The Pilgrim Nuclear Power Station (PNPS) is the only operational power plant of its kind in Massachusetts and one that has been operating there since 1972, generating a maximum of 677 MW of energy through its General Electric BWR-3 Mark 1 reactor. With 47 years under its belt, and no major upgrades to its primary systems, the owners of the plant (Entergy Corp.) decided that it’s time to shut the reactor down and wrap it up, as they simply don’t have the tens of millions of US dollars that are required for the necessary safety upgrades.
While many citizens around the New England region will celebrate this decision, the 580 workers who constituted the staff of the PNPS are saddened by the decision. As the reactor will cool down and the radio-active byproducts will have to be handled and stored with care, this workforce will not be dismissed right away, but instead reduced down to approximately 270 by mid-2020. Fuel rods that undergo nuclear fission don’t just cool down in a couple of hours, and they need to be stored in pools filled with cold water for as many as ten years before they can be stored away with safety.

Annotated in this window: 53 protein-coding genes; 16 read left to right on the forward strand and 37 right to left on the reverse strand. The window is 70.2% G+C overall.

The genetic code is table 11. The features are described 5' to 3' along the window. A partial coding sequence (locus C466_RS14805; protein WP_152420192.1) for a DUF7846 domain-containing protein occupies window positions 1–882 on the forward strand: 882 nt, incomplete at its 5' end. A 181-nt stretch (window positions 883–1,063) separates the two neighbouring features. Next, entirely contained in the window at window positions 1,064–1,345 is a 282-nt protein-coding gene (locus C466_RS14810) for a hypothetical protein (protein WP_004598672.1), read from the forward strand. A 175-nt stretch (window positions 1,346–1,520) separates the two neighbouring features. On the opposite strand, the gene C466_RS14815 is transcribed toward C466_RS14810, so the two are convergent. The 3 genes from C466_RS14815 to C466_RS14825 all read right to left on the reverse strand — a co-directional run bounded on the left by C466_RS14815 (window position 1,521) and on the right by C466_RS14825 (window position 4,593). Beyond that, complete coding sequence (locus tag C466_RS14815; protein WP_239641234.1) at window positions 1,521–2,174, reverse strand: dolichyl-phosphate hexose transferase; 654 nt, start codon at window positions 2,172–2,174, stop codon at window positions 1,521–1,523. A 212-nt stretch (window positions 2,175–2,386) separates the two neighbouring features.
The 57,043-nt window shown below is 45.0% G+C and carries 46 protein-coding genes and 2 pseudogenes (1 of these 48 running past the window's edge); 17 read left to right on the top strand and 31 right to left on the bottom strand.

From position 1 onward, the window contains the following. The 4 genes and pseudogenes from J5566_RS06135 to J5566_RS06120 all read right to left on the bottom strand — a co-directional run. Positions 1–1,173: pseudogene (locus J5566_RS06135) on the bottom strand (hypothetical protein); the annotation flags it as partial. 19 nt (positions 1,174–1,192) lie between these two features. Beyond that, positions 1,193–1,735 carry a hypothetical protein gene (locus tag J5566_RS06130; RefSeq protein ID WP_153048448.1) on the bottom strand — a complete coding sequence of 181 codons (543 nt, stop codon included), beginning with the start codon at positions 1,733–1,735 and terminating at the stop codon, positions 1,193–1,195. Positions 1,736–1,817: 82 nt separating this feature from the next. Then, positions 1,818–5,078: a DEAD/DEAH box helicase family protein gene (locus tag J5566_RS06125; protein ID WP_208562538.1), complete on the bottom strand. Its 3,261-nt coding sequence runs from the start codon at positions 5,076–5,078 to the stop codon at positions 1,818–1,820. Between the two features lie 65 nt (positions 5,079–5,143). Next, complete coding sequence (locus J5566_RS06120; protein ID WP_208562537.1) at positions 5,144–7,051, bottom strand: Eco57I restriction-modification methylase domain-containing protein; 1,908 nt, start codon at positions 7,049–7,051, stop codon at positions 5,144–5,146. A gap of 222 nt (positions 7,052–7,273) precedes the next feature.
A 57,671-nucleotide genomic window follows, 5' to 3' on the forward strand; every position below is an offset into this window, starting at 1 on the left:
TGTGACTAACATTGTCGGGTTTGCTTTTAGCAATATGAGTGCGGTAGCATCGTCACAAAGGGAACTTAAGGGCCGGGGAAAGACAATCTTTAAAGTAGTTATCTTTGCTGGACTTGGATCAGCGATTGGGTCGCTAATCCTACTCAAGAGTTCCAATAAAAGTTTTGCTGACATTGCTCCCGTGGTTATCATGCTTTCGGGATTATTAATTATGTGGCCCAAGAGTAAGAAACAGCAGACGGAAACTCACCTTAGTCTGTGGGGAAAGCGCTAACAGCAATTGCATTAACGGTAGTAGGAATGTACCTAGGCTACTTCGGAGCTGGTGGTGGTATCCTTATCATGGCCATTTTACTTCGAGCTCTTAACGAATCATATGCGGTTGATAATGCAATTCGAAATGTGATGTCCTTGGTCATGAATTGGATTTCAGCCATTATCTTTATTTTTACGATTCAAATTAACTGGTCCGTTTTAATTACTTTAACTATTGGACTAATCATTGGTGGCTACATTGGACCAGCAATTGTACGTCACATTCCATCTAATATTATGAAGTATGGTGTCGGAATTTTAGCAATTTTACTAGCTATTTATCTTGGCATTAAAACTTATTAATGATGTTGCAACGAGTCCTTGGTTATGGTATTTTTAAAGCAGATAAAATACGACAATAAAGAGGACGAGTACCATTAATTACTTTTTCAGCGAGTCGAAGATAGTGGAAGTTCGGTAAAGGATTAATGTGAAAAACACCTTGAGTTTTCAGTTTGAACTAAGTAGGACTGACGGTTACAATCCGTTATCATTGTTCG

However, one specialist company named “Holtec” has developed a new kind of a storage system based on special casks that can accept spent fuel rods after only two years of cooling. These metal and concrete casks will stay on the site from 2020 and for a long time to come after then, able to withstand the harshest elements of nature, including floods and even 360 miles per hour tornados.
Image by Stefan Kuhn from Pixabay